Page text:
the assumption of responsibility for the welfare of the world











2010 May 13


Illiberalism’s dependence on myth

Rationalism is intimately tied to liberalism, the classical ideology of human freedom. This is perhaps not true in every person’s estimation, but there are reasons to associate them naturally. The most important is that liberalism posits the inherent equality of all individuals; in its non-secular, non-gender-neutral Jeffersonian formulation, “all men are created equal”. This is in specific contrast to the illiberal notion that some individuals, by virtue of family or ethnicity, are more deserving of privilege or protection than others. Such illiberalism is behind traditional monarchy and various oligarchies, hereditary aristocracies and class privilege, empire (the rule of one people over another) and caste systems. These all fail the test of rationalism simply because there is no persuasive rational argument in their support. We seek height in our basketball players, fine motor control in our painters, and pitch sensitivity in our musicians, among other attributes. We might equally seek native intelligence as one attribute for certain social roles. In other words, individuals can be born with certain qualities that make them superior to others for a given social role. But these are isolatable qualities with direct application to the roles in question. To believe or assert that certain families or ethnicities are generally superior, and should be given general preference to others without respect to individual attributes, is irrational.

The republic as an institution, democracy as a practice, and a variety of social norms like human rights and civil liberties (ideals with much overlap) are products of rationalism and especially of the rejection of the illiberal notion of inherent inequality. Rule by a majority within strict limits after free and fair elections is not so much a direct result of rational thought as the indirect rejection, through rational thought, of everything else. Of course, we know that the democratic republic based on free and fair elections is not universal, is in fact far from it. If minority rule is irrational and if minorities are by definition lacking in the numbers to have their way, all other things being equal, then we must account for the frequency of minority government with reference to something else.

There are many devices by which a minority finds itself in a position of power over a majority, but the first is to convince as much of the population as possible that this is as it should be. By reference to the rational-liberal connection, we can identify this idea as a myth. If we as outside observers disbelieve in inherent inequality, we must expect the minority to justify its rule to the majority through some falsehood. This can be no more complicated than the simple statement of inherent inequality, such as the myth of nobility that obtains in monarchies. But many other lies can contribute to a régime’s power. For example, notable constituent myths of the Nazi régime included the Reichstag fire, and the “stab-in-the-back” tale of the 1918 surrender1. The Europeans offered versions of the mission civilisatrice during the colonial period, based on their supposed ability and intention to bring advanced civilization and civilized values to subject peoples. In any case, there must be some sort of foundational myth or myths underlying any minority government.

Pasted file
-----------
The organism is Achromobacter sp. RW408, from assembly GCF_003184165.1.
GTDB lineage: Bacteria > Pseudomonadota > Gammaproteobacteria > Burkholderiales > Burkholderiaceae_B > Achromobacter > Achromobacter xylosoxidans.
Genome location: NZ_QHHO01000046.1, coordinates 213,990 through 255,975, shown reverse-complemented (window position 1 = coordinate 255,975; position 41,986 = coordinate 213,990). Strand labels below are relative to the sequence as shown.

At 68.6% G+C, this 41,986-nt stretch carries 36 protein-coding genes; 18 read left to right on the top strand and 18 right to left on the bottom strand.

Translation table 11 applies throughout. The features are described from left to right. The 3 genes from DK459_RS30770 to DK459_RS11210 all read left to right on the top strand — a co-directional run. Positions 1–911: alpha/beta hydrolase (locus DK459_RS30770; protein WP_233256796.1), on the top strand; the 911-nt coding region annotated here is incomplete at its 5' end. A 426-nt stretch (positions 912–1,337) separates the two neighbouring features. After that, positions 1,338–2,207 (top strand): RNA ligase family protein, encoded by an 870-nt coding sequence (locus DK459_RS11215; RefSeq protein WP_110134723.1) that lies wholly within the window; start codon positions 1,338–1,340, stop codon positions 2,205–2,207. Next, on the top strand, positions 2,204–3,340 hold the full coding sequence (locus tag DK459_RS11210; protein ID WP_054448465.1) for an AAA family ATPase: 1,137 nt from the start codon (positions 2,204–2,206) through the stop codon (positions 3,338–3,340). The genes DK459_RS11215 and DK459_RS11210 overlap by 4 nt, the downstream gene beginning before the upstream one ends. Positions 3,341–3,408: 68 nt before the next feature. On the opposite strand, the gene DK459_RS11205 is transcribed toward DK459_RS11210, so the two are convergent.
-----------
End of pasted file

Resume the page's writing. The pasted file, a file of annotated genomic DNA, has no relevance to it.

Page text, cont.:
Alternative strategies

The question, though, is what is available to a minority government when this myth is insufficient. Abel Escribà-Folch and Joseph Wright note that a previous scholarly focus on repression has been supplanted by a more-justifiable balanced consideration of repression and co-optation. As a general picture, that is both useful and fairly accurate. But it is a particular interpretation of co-optation, and a particular interpretation of repression, that fully account for the non-democratic strategies of rule, and only as a fallback from the cheaper and more gratifying strategy of myth.

Specifically, the non-democratic régime needs a method of ensuring the obedience of those who are not persuaded by the proffered myths.2 Where Ronald Wintrobe confuses the question by speaking of “loyalty”, and then defining this in multiple ways, obedience is here taken to be a simple instrumentality. Obedience occurs whenever one person does as instructed by another, whether this is brought about through enthusiasm or duress.

To ensure obedience of the skeptical population, some will be granted benefits, and some will simply be repressed. But the strategies of myth and co-optation cut across the line between the ruling and subject classes. This leaves us with a five-way division of the population: ruling believers; ruling beneficiaries3; subject believers; subject beneficiaries; and repressed subjects, who are the non-believing non-beneficiaries. Identifying the membership of these groups in states would indicate the balance of strategies being pursued by various régimes.


Ruling and subject classes